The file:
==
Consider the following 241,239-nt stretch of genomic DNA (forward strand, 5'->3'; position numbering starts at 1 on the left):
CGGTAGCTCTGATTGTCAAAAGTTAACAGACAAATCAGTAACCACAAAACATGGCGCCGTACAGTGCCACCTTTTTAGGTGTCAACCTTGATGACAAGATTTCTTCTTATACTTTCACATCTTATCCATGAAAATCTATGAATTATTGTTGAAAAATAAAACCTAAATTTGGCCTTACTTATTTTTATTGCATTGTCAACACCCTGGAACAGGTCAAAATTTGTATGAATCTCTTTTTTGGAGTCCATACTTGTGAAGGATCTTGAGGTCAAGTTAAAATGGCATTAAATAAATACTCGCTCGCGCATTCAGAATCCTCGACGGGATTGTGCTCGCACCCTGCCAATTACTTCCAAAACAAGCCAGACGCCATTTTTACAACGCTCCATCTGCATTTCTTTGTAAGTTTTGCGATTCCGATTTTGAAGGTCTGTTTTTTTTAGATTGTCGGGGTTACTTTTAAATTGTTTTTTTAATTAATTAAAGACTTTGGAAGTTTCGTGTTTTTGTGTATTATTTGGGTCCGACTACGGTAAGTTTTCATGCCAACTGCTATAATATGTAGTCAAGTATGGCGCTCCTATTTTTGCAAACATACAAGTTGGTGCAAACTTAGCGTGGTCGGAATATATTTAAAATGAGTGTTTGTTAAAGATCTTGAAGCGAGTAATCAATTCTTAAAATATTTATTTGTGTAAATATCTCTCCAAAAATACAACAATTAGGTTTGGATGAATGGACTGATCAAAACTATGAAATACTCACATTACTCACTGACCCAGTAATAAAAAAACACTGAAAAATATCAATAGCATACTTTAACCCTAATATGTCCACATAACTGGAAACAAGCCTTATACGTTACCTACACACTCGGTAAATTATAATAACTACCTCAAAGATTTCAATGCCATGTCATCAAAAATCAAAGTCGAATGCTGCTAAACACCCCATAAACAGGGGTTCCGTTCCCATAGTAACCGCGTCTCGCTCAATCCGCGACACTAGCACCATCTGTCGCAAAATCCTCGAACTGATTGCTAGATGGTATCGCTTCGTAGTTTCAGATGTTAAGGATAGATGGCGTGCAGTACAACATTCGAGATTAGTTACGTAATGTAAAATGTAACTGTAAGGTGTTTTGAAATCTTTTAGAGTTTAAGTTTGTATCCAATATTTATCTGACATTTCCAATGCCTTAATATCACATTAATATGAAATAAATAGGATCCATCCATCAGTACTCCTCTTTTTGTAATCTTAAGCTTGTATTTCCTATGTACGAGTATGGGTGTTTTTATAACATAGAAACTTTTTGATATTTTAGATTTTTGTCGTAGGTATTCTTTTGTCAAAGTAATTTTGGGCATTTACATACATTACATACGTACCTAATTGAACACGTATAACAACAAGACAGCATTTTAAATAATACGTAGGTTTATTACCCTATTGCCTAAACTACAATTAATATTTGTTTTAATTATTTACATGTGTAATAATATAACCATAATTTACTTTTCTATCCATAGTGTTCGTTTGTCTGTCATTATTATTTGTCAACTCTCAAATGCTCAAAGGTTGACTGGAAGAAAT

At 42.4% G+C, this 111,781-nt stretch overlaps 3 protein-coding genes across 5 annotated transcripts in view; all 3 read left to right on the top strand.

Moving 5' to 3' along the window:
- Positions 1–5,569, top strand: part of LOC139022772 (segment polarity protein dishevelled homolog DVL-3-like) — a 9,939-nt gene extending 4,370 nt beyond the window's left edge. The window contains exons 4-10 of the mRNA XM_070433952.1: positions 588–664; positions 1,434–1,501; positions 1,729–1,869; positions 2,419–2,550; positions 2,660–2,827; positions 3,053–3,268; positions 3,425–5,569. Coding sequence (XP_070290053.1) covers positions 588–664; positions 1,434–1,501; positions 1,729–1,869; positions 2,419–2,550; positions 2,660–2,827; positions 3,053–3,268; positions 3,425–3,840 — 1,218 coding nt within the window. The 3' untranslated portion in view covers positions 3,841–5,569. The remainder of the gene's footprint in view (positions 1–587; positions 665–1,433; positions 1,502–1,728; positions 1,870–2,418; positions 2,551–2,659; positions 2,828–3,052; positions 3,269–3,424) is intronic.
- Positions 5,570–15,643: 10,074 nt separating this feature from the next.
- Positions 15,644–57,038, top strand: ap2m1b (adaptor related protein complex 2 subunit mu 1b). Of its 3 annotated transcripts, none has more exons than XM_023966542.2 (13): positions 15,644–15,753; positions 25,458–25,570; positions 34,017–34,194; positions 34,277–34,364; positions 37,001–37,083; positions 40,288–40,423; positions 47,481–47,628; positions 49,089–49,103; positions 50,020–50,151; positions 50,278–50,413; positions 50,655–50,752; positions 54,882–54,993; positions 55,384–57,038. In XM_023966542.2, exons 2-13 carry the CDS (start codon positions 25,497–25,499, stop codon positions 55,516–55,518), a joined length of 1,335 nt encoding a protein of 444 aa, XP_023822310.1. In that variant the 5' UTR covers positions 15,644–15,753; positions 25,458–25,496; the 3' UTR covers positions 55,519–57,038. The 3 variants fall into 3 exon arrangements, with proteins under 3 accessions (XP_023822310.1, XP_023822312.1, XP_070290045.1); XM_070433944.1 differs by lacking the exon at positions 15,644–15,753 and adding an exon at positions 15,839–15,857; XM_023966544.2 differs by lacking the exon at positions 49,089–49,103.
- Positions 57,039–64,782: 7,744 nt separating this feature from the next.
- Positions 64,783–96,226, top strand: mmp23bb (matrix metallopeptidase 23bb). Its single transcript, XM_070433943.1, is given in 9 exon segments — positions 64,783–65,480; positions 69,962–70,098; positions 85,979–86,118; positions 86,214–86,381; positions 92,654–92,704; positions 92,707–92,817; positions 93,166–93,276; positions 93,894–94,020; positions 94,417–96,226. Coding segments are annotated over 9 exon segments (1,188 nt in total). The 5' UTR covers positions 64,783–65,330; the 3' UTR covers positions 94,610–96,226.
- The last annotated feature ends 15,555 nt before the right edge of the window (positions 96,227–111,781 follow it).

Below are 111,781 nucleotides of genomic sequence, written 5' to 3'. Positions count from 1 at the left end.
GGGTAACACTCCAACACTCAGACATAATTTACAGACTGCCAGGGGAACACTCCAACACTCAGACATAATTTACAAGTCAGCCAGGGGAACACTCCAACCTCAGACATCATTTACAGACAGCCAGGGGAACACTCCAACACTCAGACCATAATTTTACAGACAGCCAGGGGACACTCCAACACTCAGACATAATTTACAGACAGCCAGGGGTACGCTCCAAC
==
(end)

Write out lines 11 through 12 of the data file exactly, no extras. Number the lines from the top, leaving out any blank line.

Below are 111,781 nucleotides of genomic sequence, written 5' to 3'. Positions count from 1 at the left end.
GGGTAACACTCCAACACTCAGACATAATTTACAGACTGCCAGGGGAACACTCCAACACTCAGACATAATTTACAAGTCAGCCAGGGGAACACTCCAACCTCAGACATCATTTACAGACAGCCAGGGGAACACTCCAACACTCAGACCATAATTTTACAGACAGCCAGGGGACACTCCAACACTCAGACATAATTTACAGACAGCCAGGGGTACGCTCCAAC